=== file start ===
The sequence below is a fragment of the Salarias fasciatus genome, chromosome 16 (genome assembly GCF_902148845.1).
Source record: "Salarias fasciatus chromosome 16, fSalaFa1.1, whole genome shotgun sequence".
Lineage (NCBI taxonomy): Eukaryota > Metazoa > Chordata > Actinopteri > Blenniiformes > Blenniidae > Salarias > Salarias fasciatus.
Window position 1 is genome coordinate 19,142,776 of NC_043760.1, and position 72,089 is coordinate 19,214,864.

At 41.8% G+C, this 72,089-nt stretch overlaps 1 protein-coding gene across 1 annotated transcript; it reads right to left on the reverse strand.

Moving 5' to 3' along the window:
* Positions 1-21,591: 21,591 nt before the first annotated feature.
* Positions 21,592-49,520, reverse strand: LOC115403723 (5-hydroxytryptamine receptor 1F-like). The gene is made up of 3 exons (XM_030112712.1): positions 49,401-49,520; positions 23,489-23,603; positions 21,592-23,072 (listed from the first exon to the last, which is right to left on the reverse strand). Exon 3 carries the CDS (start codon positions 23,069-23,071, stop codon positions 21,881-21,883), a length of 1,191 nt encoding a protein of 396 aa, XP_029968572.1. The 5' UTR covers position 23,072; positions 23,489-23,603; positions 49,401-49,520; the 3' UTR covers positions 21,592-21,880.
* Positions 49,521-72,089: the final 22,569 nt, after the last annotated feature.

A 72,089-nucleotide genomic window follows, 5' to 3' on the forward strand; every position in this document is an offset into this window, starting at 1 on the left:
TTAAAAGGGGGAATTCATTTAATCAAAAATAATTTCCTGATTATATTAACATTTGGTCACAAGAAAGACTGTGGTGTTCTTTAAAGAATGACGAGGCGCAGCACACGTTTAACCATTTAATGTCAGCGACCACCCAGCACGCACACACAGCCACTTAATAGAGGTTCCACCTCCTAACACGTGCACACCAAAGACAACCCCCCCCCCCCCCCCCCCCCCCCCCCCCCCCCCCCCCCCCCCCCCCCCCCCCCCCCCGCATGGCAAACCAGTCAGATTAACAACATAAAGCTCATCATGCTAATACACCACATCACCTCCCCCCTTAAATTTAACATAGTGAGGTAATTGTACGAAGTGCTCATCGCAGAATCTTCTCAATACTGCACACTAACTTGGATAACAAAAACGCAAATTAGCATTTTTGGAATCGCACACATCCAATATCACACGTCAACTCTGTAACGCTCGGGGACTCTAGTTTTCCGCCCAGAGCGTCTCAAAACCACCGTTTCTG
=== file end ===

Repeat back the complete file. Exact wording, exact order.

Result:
The sequence below is a fragment of the Salarias fasciatus genome, chromosome 16 (genome assembly GCF_902148845.1).
Source record: "Salarias fasciatus chromosome 16, fSalaFa1.1, whole genome shotgun sequence".
Lineage (NCBI taxonomy): Eukaryota > Metazoa > Chordata > Actinopteri > Blenniiformes > Blenniidae > Salarias > Salarias fasciatus.
Window position 1 is genome coordinate 19,142,776 of NC_043760.1, and position 72,089 is coordinate 19,214,864.

At 41.8% G+C, this 72,089-nt stretch overlaps 1 protein-coding gene across 1 annotated transcript; it reads right to left on the reverse strand.

Moving 5' to 3' along the window:
* Positions 1-21,591: 21,591 nt before the first annotated feature.
* Positions 21,592-49,520, reverse strand: LOC115403723 (5-hydroxytryptamine receptor 1F-like). The gene is made up of 3 exons (XM_030112712.1): positions 49,401-49,520; positions 23,489-23,603; positions 21,592-23,072 (listed from the first exon to the last, which is right to left on the reverse strand). Exon 3 carries the CDS (start codon positions 23,069-23,071, stop codon positions 21,881-21,883), a length of 1,191 nt encoding a protein of 396 aa, XP_029968572.1. The 5' UTR covers position 23,072; positions 23,489-23,603; positions 49,401-49,520; the 3' UTR covers positions 21,592-21,880.
* Positions 49,521-72,089: the final 22,569 nt, after the last annotated feature.

A 72,089-nucleotide genomic window follows, 5' to 3' on the forward strand; every position in this document is an offset into this window, starting at 1 on the left:
TTAAAAGGGGGAATTCATTTAATCAAAAATAATTTCCTGATTATATTAACATTTGGTCACAAGAAAGACTGTGGTGTTCTTTAAAGAATGACGAGGCGCAGCACACGTTTAACCATTTAATGTCAGCGACCACCCAGCACGCACACACAGCCACTTAATAGAGGTTCCACCTCCTAACACGTGCACACCAAAGACAACCCCCCCCCCCCCCCCCCCCCCCCCCCCCCCCCCCCCCCCCCCCCCCCCCCCCCCCCCGCATGGCAAACCAGTCAGATTAACAACATAAAGCTCATCATGCTAATACACCACATCACCTCCCCCCTTAAATTTAACATAGTGAGGTAATTGTACGAAGTGCTCATCGCAGAATCTTCTCAATACTGCACACTAACTTGGATAACAAAAACGCAAATTAGCATTTTTGGAATCGCACACATCCAATATCACACGTCAACTCTGTAACGCTCGGGGACTCTAGTTTTCCGCCCAGAGCGTCTCAAAACCACCGTTTCTG